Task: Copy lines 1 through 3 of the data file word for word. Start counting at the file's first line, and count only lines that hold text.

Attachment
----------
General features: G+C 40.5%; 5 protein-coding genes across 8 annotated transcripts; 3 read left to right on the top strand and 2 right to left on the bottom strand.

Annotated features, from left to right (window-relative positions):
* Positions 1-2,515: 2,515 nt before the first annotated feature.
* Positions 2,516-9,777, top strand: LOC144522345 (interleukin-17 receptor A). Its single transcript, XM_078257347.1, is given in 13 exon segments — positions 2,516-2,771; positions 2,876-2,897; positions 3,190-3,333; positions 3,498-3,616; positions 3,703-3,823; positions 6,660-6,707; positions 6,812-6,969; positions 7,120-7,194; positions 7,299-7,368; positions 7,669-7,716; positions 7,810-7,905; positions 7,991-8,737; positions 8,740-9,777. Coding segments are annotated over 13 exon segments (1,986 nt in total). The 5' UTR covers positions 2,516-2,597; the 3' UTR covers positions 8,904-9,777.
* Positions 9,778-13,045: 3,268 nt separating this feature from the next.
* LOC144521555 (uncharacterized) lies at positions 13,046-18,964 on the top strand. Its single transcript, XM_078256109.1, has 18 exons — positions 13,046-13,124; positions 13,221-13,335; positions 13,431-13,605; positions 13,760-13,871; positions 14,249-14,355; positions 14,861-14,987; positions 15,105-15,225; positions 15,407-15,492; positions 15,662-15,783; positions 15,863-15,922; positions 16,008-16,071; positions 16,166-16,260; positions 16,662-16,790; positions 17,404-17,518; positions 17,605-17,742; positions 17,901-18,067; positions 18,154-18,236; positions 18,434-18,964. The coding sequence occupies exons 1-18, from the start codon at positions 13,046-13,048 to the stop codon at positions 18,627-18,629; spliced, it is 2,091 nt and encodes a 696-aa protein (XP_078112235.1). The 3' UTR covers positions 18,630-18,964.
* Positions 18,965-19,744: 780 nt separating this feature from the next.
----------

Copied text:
General features: G+C 40.5%; 5 protein-coding genes across 8 annotated transcripts; 3 read left to right on the top strand and 2 right to left on the bottom strand.

Annotated features, from left to right (window-relative positions):
* Positions 1-2,515: 2,515 nt before the first annotated feature.